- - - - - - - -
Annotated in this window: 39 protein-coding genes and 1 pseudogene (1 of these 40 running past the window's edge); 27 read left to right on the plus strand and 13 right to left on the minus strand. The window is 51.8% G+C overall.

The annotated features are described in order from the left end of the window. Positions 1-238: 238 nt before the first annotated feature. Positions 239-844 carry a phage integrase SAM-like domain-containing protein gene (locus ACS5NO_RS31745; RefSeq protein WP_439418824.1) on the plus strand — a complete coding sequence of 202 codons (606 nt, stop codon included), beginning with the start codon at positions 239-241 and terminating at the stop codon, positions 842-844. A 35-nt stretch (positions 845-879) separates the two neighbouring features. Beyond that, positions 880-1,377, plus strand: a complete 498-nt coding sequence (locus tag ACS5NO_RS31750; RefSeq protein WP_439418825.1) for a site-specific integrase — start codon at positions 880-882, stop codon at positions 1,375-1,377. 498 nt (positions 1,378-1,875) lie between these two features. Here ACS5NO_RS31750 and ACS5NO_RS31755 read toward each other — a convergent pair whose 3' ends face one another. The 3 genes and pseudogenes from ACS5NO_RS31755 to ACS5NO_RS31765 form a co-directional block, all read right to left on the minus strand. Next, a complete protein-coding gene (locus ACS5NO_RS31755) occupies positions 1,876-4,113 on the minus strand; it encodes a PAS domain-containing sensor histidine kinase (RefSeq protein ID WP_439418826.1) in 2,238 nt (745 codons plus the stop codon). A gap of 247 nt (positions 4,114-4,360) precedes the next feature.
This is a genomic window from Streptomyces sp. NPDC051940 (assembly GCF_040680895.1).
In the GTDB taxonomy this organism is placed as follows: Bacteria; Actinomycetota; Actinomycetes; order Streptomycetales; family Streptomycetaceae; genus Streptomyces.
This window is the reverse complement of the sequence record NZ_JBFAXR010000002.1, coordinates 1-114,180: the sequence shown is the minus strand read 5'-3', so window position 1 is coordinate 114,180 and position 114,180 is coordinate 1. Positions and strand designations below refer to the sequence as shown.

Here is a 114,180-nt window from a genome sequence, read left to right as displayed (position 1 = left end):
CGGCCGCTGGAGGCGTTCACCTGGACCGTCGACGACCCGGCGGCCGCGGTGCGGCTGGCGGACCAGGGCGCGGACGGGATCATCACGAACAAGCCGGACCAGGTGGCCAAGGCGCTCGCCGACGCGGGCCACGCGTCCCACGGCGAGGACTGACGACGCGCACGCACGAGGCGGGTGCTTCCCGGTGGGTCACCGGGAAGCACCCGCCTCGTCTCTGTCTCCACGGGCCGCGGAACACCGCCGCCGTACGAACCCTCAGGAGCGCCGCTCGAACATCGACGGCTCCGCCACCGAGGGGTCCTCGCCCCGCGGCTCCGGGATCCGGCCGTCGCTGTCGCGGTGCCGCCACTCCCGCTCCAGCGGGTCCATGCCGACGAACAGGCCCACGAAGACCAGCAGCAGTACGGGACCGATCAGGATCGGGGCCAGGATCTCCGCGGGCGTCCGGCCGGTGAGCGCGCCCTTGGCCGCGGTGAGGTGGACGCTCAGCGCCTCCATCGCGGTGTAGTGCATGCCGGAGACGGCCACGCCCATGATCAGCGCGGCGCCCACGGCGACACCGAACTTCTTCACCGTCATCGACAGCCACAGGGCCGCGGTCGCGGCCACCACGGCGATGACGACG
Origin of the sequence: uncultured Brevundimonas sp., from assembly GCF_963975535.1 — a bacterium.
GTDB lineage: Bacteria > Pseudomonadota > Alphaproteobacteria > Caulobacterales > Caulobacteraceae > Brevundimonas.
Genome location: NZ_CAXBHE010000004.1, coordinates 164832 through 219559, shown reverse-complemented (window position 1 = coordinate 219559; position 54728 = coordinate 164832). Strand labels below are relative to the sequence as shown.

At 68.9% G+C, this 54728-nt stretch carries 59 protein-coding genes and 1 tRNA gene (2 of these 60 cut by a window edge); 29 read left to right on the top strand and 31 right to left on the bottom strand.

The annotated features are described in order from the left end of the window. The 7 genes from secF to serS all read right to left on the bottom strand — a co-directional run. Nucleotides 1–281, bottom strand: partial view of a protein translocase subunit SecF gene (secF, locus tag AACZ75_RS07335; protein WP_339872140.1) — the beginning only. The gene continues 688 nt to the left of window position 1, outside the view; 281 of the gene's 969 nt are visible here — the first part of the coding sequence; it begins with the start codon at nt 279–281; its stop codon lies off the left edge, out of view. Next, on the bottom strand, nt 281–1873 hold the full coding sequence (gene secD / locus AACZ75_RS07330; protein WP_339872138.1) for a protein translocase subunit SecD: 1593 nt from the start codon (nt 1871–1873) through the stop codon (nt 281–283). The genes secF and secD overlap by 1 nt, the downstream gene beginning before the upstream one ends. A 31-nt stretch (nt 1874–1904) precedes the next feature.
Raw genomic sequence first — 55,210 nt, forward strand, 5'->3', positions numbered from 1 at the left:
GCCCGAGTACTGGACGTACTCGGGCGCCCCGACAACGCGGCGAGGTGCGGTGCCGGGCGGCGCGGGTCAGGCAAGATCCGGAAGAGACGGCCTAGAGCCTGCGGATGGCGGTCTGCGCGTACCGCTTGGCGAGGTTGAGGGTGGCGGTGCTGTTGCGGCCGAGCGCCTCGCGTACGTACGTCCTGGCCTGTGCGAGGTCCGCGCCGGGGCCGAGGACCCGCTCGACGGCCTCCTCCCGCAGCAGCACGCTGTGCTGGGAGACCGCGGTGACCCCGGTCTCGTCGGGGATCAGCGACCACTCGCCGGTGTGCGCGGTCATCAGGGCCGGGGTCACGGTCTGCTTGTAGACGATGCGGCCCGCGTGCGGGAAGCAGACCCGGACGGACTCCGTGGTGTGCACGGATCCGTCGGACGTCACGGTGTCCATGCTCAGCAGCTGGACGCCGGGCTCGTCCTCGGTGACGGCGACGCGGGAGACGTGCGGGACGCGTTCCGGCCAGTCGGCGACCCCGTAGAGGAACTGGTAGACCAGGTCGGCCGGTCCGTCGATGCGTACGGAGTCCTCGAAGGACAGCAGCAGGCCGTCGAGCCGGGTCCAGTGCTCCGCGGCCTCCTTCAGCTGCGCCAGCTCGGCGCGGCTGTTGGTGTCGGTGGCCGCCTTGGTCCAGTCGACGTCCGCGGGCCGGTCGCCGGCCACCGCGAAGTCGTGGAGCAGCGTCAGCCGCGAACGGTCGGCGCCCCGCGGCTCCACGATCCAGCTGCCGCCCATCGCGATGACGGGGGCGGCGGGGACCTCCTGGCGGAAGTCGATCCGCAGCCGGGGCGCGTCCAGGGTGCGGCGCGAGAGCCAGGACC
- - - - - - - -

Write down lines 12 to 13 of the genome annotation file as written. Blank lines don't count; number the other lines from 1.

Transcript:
The annotated features are described in order from the left end of the window. The 7 genes from secF to serS all read right to left on the bottom strand — a co-directional run. Nucleotides 1–281, bottom strand: partial view of a protein translocase subunit SecF gene (secF, locus tag AACZ75_RS07335; protein WP_339872140.1) — the beginning only. The gene continues 688 nt to the left of window position 1, outside the view; 281 of the gene's 969 nt are visible here — the first part of the coding sequence; it begins with the start codon at nt 279–281; its stop codon lies off the left edge, out of view. Next, on the bottom strand, nt 281–1873 hold the full coding sequence (gene secD / locus AACZ75_RS07330; protein WP_339872138.1) for a protein translocase subunit SecD: 1593 nt from the start codon (nt 1871–1873) through the stop codon (nt 281–283). The genes secF and secD overlap by 1 nt, the downstream gene beginning before the upstream one ends. A 31-nt stretch (nt 1874–1904) precedes the next feature.
Raw genomic sequence first — 55,210 nt, forward strand, 5'->3', positions numbered from 1 at the left: